Kweli's struggle doesn't feature the requisite bitches, bling, hos, and gotta-get-mine gangsta-isms. He doesn't spit self-congratulatory rhymes about how hard he had it in the ghetto or count the pieces of lead he's taken. Instead, he lets the music speak for itself.
"You can't really appreciate beauty unless you've been through some sort of trouble," Kweli says from his hometown of New York. "If all you're doing is struggling and you never stop to celebrate life, then you're struggling for nothing."
While many rappers came up among guns and drugs, the 29-year-old Brooklyn native was raised in academia. Both parents are college professors, and that has molded Kweli's lyrical approach to hip-hop. "It definitely made me question everything," Kweli says of growing up in that environment, "and realize I can't take things just on the surface level. I have to figure out why things are the way they are. And my father was really into music. I've been into it since I was born."
In high school, Kweli met fellow rapper Dante Smith (a.k.a. Mos Def), and in 1998, they formed Black Star. The duo's self-titled debut was immediately stamped a classic, getting its shine among the hardcore rappers of the day for its reflective, positive lyrics and corpulent beats. (Kweli and Mos Def recently appeared on Chappelle's Show to perform the song "What's Beef?", foreshadowing a new Black Star album.) 2000 brought his first solo CD, Reflection Eternal, and in 2002, Kweli released Quality, which featured the hit "Get By."
Throughout his albums, Kweli's lyrics have been the bread, and his white-hot flow has been the butter. So much so that Jay-Z gave him this shoutout on a song from The Black Album: "If skills sold, truth be told, I'd probably be, lyrically, Talib Kweli/Truthfully, I wanna rhyme like Common Sense/But I did five mil/I ain't been rhymin' like Common since."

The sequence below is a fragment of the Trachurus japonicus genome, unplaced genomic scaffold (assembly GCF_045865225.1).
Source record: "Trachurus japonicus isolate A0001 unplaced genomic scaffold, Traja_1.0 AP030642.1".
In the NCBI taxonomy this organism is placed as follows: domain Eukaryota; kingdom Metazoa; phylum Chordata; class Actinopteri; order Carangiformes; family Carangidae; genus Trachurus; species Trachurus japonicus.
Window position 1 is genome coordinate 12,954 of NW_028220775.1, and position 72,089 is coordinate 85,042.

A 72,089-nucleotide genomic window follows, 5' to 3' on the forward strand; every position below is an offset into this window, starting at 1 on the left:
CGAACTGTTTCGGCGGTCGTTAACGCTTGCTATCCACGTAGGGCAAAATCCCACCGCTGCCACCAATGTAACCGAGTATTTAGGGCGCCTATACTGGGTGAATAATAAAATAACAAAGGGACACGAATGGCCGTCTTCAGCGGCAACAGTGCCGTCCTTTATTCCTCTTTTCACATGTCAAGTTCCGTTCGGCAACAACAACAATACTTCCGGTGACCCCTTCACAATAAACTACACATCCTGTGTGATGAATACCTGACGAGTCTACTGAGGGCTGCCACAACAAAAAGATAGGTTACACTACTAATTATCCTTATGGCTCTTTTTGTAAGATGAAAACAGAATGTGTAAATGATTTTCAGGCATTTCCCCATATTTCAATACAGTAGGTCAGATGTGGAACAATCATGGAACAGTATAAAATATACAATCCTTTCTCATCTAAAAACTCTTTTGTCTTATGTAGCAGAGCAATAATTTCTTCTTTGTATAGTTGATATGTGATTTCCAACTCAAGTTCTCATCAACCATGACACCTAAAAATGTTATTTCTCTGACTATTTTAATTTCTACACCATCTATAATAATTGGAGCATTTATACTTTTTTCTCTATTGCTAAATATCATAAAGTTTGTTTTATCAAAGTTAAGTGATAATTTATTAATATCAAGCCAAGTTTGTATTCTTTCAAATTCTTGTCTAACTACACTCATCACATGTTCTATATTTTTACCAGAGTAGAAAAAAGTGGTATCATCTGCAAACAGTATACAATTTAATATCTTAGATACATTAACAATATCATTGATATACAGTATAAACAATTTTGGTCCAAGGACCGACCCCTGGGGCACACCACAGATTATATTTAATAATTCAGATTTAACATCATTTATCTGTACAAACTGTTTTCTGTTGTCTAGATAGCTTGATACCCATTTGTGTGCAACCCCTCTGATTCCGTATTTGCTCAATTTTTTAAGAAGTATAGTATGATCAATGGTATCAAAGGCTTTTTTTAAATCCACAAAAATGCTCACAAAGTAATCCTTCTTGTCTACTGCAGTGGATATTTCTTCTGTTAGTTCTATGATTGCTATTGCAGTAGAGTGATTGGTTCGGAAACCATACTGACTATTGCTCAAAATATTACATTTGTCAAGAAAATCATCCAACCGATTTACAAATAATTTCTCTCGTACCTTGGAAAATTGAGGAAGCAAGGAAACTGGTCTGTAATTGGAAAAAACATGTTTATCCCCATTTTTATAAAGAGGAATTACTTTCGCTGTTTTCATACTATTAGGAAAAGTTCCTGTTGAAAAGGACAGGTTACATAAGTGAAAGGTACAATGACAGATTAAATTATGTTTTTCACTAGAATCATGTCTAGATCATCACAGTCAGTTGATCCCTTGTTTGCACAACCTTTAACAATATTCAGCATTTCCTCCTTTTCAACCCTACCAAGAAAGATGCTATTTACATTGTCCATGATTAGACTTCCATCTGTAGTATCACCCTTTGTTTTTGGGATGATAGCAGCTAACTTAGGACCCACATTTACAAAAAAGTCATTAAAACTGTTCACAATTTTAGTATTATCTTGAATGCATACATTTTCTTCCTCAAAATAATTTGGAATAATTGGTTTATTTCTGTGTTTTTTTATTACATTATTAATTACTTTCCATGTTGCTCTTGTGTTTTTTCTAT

To which Kweli shouted back on the song "Ghetto Show": "If lyrics sold, then truth be told/I'd probably be just as rich and famous as Jay-Z."
The Beautiful Struggle is rife with verbal dexterity, polished production, and a roster of guests like Kanye West, Jean Grae, Mary J. Blige, and Common. "I try to let the music decide where I was going to go, to have an idea of what I wanted to do," Kweli says of the writing process on Struggle. While there is more focus on the beats this time around, Kweli's never tongue-tied. On "Beautiful Struggle": "Yo, I heard it's said the revolution won't be televised/But in the land of milk and honey, there's a date you gotta sell it by." And later in the song: "Yo, I speak at schools a lot 'cause they say I'm intelligent/Nervous 'cause I'm dope/If I was wack, I'd be irrelevant." And then there's "Going Hard," where Kweli questions child labor laws: "Say you never scared there's kids in other countries/Making jerseys, jeans, and sneakers they could never wear/Parents never there; they're busy building homes they can't afford to buy/Cars they can't afford to drive/Working jobs that don't support their life/You busy screaming gangsta/Gangsta, all that talk is trife."
Oh shit. Of course people are gonna try to label.
"People buy my music not because I'm socially conscious but because it's dope," he says of the tendency to tag him as this or that. "There's a lot of people who put out conscious music that doesn't sound good, and it's not interesting. The music has to come first, before the message."
Maybe that's part of the struggle, as it was so eloquently reiterated by Jay-Z: can a forward-thinking MC with the verbal dexterity of Kweli coexist within the confines of hip-hop's blingism? Perhaps it's not about the struggle to coexist but about accomplishing the tougher feat of getting people to sit down and listen. If that's the case, Kweli's struggle hasn't been in vain.